HC Deb 12 May 1999 vol 331 cc306-8
7. Mr. Andrew George (St. Ives)

If she will make a statement on her Department's support for refugees and asylum seekers. [82954]

The Secretary of State for International Development (Clare Short)

There are now some 22 million refugees in the world, which is the greatest number ever recorded. My Department provides support to the United Nations High Commissioner for Refugees and to non-governmental organisations to help refugees across the world. Of course, the Home Office is responsible for refugees and asylum seekers in the United Kingdom.

Mr. George

In the light of the recent atrocities in Kosovo, does the right hon. Lady agree that beside the inevitability of armchair generals having the benefit of hindsight, there is an opportunity to reap the benefit of foresight by recognising the problems created for her Department by the Immigration and Asylum Bill? Following her work with the UNHCR, which has been critical of that Bill, what representations has she made to her right hon. Friend the Home Secretary?

Clare Short

I gently suggest that the hon. Gentleman is asking that question of the wrong Department. The previous Government took an exemption—that is not the correct word, but the hon. Gentleman will know what I mean—on the convention on the rights of the child in relation to child refugees. The UNHCR has written to me about the matter, and I have written to the Home Secretary. The hon. Gentleman might wish to follow up the issue with him.

Fiona Mactaggart (Slough)

The Secretary of State knows that the vast majority of the 22 million refugees to whom she referred are in the poorest countries of the world. What can the richer countries do to support those refugees and prevent the sorts of crises that create refugees?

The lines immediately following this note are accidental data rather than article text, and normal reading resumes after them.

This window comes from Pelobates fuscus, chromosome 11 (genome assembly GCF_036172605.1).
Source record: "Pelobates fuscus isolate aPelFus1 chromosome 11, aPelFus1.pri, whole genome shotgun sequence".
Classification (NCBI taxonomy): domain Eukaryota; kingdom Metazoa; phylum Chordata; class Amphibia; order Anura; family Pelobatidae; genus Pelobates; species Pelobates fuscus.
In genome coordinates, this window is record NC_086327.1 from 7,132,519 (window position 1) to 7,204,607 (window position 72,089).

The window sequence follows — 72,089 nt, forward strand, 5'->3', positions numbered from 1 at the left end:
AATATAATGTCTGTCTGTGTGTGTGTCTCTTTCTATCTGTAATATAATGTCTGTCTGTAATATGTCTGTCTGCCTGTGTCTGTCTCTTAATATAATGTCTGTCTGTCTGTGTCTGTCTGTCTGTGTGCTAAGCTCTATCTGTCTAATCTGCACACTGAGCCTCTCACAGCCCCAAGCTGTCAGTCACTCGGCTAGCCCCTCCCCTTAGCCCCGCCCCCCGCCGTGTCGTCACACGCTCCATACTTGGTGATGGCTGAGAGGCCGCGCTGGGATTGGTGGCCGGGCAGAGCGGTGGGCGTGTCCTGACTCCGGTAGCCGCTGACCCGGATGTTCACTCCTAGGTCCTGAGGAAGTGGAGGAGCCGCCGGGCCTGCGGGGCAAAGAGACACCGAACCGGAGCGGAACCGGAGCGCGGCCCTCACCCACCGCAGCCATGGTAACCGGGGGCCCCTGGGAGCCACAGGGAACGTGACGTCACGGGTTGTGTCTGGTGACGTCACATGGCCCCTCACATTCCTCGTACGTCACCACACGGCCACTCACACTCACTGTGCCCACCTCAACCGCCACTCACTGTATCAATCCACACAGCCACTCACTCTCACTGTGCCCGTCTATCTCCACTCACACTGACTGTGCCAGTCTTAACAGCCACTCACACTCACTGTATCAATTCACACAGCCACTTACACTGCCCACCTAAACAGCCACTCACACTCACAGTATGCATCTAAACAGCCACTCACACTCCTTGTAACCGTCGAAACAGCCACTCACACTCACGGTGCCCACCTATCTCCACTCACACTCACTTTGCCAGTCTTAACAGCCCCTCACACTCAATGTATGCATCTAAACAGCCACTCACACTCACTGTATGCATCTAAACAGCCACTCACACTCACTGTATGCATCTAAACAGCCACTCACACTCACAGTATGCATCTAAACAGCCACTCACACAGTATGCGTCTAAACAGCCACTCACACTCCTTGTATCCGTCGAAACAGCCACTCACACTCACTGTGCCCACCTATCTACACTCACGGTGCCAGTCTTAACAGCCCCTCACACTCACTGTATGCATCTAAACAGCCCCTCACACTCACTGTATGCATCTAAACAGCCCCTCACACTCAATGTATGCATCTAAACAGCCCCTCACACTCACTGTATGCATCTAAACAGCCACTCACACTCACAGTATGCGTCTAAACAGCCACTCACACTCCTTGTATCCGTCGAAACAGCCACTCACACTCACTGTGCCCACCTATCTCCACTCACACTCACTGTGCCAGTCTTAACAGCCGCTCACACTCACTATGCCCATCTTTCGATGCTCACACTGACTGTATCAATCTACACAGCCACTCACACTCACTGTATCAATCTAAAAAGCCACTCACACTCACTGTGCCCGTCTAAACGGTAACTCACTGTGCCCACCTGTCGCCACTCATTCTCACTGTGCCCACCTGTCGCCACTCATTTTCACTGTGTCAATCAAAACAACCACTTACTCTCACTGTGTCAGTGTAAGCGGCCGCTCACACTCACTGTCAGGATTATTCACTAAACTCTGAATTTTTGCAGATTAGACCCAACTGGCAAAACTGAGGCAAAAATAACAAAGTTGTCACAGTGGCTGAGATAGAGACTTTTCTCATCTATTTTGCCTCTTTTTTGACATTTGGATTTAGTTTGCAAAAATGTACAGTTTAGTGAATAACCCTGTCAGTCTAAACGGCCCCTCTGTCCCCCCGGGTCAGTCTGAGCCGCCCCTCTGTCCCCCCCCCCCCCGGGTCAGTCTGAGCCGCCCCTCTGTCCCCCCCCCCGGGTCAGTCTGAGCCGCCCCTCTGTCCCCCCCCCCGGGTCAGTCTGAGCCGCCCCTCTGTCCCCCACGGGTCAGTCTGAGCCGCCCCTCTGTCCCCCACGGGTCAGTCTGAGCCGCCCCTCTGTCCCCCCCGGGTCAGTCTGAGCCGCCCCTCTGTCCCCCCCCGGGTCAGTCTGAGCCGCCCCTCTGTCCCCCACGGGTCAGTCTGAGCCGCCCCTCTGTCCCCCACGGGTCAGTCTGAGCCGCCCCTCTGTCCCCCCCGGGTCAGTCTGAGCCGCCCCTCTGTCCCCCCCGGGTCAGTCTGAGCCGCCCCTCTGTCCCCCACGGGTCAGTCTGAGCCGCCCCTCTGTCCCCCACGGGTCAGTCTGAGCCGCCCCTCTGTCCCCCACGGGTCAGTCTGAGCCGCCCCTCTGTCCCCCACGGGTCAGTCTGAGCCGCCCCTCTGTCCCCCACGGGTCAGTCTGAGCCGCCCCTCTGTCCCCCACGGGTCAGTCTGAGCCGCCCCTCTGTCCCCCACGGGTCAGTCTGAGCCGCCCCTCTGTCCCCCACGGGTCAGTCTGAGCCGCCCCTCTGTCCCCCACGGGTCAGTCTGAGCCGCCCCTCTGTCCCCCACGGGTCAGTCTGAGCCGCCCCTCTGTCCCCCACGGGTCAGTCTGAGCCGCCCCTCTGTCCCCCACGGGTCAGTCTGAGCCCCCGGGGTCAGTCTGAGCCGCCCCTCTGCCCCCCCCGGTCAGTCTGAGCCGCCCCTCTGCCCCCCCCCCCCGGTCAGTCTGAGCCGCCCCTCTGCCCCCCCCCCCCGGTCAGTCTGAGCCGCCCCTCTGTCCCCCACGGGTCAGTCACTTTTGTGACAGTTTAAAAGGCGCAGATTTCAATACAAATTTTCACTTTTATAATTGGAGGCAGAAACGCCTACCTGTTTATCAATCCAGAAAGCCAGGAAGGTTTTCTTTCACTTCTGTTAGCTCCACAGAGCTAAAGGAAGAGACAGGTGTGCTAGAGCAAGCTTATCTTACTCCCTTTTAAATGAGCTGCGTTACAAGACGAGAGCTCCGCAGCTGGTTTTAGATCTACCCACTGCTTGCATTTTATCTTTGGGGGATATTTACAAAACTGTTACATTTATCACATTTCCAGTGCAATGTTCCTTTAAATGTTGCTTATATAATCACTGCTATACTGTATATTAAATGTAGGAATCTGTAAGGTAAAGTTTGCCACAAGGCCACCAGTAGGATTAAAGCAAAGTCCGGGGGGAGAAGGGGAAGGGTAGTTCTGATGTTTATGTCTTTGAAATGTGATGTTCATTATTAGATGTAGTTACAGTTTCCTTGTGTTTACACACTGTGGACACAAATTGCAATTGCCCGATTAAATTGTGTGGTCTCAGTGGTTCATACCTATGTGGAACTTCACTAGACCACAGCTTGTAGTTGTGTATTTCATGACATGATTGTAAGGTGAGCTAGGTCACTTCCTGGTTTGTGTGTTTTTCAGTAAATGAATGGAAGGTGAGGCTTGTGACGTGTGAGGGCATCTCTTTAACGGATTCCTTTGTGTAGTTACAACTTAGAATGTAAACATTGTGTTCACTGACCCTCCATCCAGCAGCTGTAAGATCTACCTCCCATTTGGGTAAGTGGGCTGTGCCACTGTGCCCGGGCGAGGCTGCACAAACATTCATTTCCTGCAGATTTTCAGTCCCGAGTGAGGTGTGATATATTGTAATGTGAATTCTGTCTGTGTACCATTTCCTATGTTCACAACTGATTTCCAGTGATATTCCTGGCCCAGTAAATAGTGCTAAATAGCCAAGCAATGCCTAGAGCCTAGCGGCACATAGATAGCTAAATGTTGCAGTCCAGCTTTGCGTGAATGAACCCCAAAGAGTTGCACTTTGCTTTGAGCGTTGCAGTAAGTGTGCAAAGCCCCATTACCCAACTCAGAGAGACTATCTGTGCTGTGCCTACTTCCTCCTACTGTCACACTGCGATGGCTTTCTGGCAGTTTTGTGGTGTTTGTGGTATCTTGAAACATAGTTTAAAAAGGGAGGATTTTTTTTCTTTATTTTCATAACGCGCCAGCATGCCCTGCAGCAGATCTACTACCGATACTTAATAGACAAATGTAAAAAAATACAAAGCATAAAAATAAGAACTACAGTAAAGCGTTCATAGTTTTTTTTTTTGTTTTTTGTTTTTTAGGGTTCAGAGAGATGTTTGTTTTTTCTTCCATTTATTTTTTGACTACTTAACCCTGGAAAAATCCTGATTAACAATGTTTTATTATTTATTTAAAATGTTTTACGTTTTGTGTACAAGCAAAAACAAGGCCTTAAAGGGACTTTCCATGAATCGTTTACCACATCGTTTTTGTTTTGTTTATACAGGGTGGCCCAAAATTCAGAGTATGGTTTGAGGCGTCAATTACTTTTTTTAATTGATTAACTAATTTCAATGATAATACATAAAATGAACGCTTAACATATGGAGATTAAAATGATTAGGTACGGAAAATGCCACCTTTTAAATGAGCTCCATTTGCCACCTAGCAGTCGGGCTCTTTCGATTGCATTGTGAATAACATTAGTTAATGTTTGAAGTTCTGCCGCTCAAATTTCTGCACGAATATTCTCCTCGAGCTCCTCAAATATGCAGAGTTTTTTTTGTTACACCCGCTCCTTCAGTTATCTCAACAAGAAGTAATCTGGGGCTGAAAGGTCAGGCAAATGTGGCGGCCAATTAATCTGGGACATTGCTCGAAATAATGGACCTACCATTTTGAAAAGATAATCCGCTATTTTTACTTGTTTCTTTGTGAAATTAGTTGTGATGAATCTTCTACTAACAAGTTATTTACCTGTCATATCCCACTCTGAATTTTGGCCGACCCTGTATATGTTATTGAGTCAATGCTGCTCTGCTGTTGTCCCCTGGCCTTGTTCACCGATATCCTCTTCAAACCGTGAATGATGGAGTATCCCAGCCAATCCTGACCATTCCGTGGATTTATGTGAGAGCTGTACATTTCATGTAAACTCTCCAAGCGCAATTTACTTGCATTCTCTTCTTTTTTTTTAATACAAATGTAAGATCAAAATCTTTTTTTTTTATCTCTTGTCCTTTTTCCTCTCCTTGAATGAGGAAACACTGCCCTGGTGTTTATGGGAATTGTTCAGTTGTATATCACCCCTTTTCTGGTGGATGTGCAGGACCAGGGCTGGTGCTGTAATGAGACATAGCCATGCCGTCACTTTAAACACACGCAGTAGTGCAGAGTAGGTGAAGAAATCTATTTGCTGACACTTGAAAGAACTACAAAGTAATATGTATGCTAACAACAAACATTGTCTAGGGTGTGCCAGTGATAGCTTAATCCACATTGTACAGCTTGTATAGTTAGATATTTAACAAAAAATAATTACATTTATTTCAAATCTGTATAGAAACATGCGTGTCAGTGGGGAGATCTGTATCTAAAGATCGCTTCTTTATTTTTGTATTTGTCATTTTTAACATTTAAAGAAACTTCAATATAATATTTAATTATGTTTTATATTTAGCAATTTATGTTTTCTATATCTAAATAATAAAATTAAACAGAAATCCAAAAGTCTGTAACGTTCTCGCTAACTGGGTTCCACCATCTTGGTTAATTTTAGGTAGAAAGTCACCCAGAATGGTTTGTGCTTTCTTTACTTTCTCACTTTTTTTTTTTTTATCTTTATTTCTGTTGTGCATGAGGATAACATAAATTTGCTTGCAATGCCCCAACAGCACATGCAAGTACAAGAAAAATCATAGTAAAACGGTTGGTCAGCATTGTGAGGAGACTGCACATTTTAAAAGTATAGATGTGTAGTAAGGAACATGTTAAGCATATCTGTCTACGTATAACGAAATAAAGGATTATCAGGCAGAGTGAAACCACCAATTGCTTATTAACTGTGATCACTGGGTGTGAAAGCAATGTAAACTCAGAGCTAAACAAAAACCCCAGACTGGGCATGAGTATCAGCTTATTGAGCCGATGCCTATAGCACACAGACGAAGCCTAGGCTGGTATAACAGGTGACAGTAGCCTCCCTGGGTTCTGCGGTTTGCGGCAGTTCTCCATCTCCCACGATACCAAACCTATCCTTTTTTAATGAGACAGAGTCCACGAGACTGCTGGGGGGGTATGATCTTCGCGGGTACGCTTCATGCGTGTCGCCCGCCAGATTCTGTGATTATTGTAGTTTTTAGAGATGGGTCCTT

Clare Short

My hon. Friend is absolutely correct. I visited Tanzania briefly last week. It is one of the poorest countries in the world and is hosting 330,000 refugees—which is more than in Macedonia—who are mostly from Burundi. Our task is twofold: first, we must help the poorest countries to develop; and, secondly and more important, we must prevent and resolve conflicts so that refugees may return home—which is the overwhelming wish of all refugees.

Mr. Andrew Rowe (Faversham and Mid-Kent)

One of the most distressing features of our short visit to Albania and Macedonia was meeting refugees who had sponsors to take them to Germany, the United Kingdom or elsewhere, but were unable to take up those offers because they did not have sufficient identification. Is the Secretary of State prepared to throw her weight against the UNHCR's incompetence and ensure that, when refugees have no papers, they speedily receive sufficient identification so that those who wish to befriend them can take them home?

Clare Short

The hon. Gentleman makes a very important point. Apart from killing, raping and displacing people, the Serbian aggressors in Kosovo have destroyed passports and records of birth and death in an attempt to obliterate the record of a people and thus take away their identity. It is the duty of the UNHCR to record every refugee and to supply documentation. I am afraid that that process has been slow, but there is now a concerted international effort in that regard. A new computer program—let us hope it works—aims to give people the identity documents that they will need in order to exercise their right to travel to other countries and be reunited with family members.

Rev. Martin Smyth (Belfast, South)

One recognises the Secretary of State's concern about refugees worldwide and one is also aware of the pressure to remove many refugees from northern Macedonia. Is it not possible to allow those refugees who have been in Albania for five weeks and have friends in the United Kingdom with refugee status to come to this country much sooner so that other refugees in Albania may move south?

Clare Short

There are more than 800,000 refugees in Albania and Macedonia, and large numbers are crossing the border into Albania every day. The Macedonian border has been closed. I appeal to the hon. Gentleman, to the House and to the community at large not to suggest that somehow bringing a small number of refugees to Britain will solve the problem. We must care for people in the region, although those with medical or other special needs, or with family members in other countries, may be cared for elsewhere. If we do not follow that course, we will be doing Milosevic's work for him: he would love to see the refugees dispersed across the world. It has taken time to gear up the number of flights into Britain, but they are now increasing and there will be more under the criteria that I have outlined.